Wednesday, August 31, 2016
At every stage in the legal process, from initial interactions with police to arrest, then prosecution, and trial, children face unique challenges navigating the legal system, due is significant part to the developmental nature of childhood. The idea that children are developmentally different and should not be held to adult standards has been affirmed by the U.S. Supreme Court in opinions abolishing the death penalty in juvenile cases (Roper v Simmons) and limiting the application of juvenile life without parole sentences (Graham v. Florida). Despite this emerging recognition of children’s developing capacities and their needs, many youth still confront having to make critical decisions without adequate access to counsel.
On September 12, 2016, the House of Representatives will host a briefing on children’s right to counsel. Sponsored by Rep. Karen Bass and co-hosted by the American Bar Association, the Children's Advocacy Institute , First Focus, and the National Association of Counsel for Children , the briefing will include testimony from experts from child welfare, immigration and juvenile justice about the critical nature of legal representation for children. Click here for more information and to register to attend the briefing.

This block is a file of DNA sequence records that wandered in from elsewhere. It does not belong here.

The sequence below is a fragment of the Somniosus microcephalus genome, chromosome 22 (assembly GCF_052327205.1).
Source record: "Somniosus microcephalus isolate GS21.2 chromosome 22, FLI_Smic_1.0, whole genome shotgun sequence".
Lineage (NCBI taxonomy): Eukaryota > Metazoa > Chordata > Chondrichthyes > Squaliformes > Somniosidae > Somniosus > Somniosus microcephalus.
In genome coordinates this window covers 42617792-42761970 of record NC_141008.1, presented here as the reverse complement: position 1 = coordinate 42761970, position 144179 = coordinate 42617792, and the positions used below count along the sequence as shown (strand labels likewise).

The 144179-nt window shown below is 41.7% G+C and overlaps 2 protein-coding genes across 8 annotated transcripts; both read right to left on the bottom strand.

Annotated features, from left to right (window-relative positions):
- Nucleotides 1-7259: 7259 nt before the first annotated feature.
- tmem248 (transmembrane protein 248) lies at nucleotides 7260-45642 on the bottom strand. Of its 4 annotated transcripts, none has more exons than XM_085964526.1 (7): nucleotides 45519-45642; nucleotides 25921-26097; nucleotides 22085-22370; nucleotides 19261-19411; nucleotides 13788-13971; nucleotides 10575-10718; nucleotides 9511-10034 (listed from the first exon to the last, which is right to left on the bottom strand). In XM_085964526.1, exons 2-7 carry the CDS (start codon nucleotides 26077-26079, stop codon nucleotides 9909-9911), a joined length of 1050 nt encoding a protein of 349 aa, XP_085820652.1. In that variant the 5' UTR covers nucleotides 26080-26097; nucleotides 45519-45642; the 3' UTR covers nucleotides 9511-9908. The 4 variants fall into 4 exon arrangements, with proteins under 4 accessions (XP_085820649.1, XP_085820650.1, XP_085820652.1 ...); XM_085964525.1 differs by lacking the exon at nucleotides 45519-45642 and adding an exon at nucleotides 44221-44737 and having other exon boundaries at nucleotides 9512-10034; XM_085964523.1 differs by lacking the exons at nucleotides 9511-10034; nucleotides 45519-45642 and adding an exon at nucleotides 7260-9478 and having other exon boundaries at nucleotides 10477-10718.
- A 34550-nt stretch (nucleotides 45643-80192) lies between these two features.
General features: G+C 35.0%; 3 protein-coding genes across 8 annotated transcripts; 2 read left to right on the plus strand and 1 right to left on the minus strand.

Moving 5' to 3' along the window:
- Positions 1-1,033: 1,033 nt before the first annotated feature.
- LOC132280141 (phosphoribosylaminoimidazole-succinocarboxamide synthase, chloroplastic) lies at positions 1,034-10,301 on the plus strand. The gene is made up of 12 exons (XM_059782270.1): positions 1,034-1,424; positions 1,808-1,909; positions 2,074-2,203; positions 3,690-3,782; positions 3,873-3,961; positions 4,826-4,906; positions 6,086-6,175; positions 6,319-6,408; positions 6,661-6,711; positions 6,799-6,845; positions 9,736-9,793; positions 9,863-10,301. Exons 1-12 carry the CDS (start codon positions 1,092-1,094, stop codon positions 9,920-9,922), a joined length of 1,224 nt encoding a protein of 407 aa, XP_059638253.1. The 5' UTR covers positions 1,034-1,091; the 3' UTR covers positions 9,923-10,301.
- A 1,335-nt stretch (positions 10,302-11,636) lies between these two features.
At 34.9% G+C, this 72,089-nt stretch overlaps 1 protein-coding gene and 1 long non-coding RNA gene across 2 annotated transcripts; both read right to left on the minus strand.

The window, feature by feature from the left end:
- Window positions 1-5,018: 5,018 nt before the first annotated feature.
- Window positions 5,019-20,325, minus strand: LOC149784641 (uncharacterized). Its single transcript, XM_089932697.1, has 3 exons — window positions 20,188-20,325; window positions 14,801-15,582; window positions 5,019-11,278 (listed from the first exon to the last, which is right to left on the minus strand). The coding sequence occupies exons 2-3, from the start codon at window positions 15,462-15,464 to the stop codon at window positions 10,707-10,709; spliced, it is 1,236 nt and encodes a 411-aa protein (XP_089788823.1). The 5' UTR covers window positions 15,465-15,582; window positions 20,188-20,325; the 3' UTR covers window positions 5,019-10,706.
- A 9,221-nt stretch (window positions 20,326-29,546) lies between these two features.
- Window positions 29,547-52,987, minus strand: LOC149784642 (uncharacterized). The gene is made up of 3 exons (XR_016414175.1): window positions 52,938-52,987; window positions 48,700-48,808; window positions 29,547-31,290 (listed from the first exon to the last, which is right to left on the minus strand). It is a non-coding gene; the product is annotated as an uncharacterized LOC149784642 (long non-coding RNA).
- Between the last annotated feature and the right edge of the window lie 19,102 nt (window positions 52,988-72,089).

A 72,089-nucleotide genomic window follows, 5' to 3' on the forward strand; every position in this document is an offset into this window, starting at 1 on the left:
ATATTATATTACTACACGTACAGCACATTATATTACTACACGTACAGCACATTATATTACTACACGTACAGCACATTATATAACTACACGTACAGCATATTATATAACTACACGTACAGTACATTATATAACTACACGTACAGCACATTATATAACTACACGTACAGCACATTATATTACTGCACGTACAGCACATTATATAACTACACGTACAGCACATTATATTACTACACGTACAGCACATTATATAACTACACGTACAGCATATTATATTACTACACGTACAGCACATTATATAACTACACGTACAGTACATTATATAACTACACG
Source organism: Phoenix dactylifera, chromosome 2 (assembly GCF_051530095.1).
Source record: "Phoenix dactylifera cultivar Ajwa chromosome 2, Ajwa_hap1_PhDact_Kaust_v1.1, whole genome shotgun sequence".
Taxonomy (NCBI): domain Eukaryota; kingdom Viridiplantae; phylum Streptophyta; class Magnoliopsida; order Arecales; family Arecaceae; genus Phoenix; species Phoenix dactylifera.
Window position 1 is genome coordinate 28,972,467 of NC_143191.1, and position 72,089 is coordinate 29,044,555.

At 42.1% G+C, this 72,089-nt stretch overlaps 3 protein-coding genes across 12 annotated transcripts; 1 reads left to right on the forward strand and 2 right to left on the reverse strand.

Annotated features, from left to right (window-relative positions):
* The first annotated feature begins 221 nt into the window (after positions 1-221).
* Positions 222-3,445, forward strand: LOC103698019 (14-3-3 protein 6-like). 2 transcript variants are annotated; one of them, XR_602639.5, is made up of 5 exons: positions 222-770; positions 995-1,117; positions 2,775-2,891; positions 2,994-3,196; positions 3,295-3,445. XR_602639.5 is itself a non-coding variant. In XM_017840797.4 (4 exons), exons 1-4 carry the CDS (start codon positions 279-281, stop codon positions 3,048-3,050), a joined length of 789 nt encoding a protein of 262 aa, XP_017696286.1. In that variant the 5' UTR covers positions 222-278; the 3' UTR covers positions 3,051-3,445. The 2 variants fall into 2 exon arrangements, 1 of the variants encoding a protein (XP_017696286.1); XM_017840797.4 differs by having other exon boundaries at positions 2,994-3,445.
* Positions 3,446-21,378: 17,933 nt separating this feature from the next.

For an important and informative human rights perspective on the issue, see Bernadine Dohrn’s recent article which urges the United States to recognize children’s need to have access to counsel prior to being questioned
Tuesday, August 30, 2016
In 2011, the Inter-American Commission on Human Rights issued a favorable decision for the petitioner in Lenahan v. United States. The Commission found that the United States violated Jessica Lenahan's human rights when it endorsed the failure of Castle Rock, Colorado to enforce Lenahan's order of protection against her estranged husband -- a failure that led to the tragic deaths of Lenahan's three daughters.
Yet that decision would have remained just words on a page were it not for the determination of Lenahan, her litigation team, and advocates around the country, particularly law school clinics and students, to use this decision to make a real difference on the ground. Advocates mounted a novel strategy to implement the IACHR decision at the local level, resolution-by-resolution, in U.S. cities. Five years after the favorable IACHR decision, there are now 28 local resolutions or proclamations adopted across the country. The most recent resolutions, from such disparate cities as Dallas, Texas (2015), and Iowa City, Iowa (2016), are available with the rest on the tracking webpage developed by the Cornell Gender Justice Clinic, the Columbia Law School Human Rights Institute, and the Miami Law Human Rights Clinic.